Tuesday, April 2, 2013

In The News: Richard Garriott thinks “most game designers really just suck”

So Richard Garriott thinks "most game designers really just suck", it's a good read, so I highly recommend reading it.  But if you don't, at least I'll quote this:

“If you like games, you eventually get to the point where you’d like to make one,” said Garriott. “But if you had this magic art talent as a youth, you can refine your skills and show a portfolio and say, ‘I’m a good artist, go hire me’ If you’re nerdy enough to hack into a computer, programming on your own, you can go to school and learn proper structure, make code samples and go ‘Look, I’m a good programmer, hire me.

’But if you’re not a good artist and not a good programmer, but you still like games, you become a designer, if you follow me. You get into Q&A and often design. 

“And the most valuable part of creating a game is the design, which the programmers are technically executing. And they’d be happy to just execute some of them. But in my mind, most artists and programmers are just as much of gamers as the designers, and I usually find in my history that the artists and programmers are, in fact, as good of designers as the designers. They’re often better, because they understand the technology or the art. 

 You know what's funny?  What he described was basically how I ended up as a game designer, both "not quite good enough" but also having that technical background...let me explain further:

When I started working at Koei Canada, I had hired as a programmer (with 4 others at the time).  I think within the first few weeks I knew that I was probably one of the weaker programmers (really, what I knew about programming and computer science is by pure brute force and endurance, not ingenunity), so it was no surprise when I was "demoted" to design.  We had joked about in the office that the incompetent programmers gets demoted to design.  I didn't care much for it, because for myself, design was the end goal, and programming was merely a stepping stone for it.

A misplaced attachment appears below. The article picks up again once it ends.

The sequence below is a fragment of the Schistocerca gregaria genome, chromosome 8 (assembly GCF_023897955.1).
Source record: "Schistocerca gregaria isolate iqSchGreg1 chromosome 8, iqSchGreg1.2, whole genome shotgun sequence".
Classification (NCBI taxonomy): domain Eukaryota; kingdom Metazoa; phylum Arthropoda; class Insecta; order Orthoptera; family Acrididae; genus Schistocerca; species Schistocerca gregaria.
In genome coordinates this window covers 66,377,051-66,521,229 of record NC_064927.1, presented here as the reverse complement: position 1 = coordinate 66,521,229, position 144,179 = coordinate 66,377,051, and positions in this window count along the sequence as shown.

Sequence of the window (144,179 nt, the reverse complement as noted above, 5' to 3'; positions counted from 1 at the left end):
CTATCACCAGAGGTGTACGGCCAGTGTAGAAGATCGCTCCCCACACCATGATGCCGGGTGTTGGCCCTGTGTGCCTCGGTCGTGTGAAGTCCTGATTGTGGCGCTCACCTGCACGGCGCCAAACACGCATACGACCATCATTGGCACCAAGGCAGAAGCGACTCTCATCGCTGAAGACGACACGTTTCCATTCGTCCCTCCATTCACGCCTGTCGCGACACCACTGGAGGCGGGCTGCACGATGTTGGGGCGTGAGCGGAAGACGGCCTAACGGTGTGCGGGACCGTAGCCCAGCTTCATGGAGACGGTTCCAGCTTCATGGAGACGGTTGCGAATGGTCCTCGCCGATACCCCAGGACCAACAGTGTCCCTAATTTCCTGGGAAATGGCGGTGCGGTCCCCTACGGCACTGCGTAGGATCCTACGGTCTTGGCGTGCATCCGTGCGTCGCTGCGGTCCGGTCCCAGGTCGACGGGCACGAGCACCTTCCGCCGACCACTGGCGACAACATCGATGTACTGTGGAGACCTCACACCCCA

However, it was also my programming background that helped in the design/project management process (of course we were also so shorthanded that I ended up coding a bunch on the PSP projects anyways).  Having a realistic understanding of how long certain technical hurdles would take definitely gave me a better chance of scheduling, and knowing certain memory limitations and restrictions prevented me from widely suggesting absurd ideas, both of which are vital to design.

Going through this, I definitely see who a lot of designers have moved up from art or tech side, only because their background gives them even more information about what makes design works within the constraints of their field.  But at the same time, only pulling people in from these specialized fields also makes the end result "samey".  We want people in design because of their breadth of knowledge, we want designers to know everything and anything, so why just single out "programmers and artists are just as good as the designers"?

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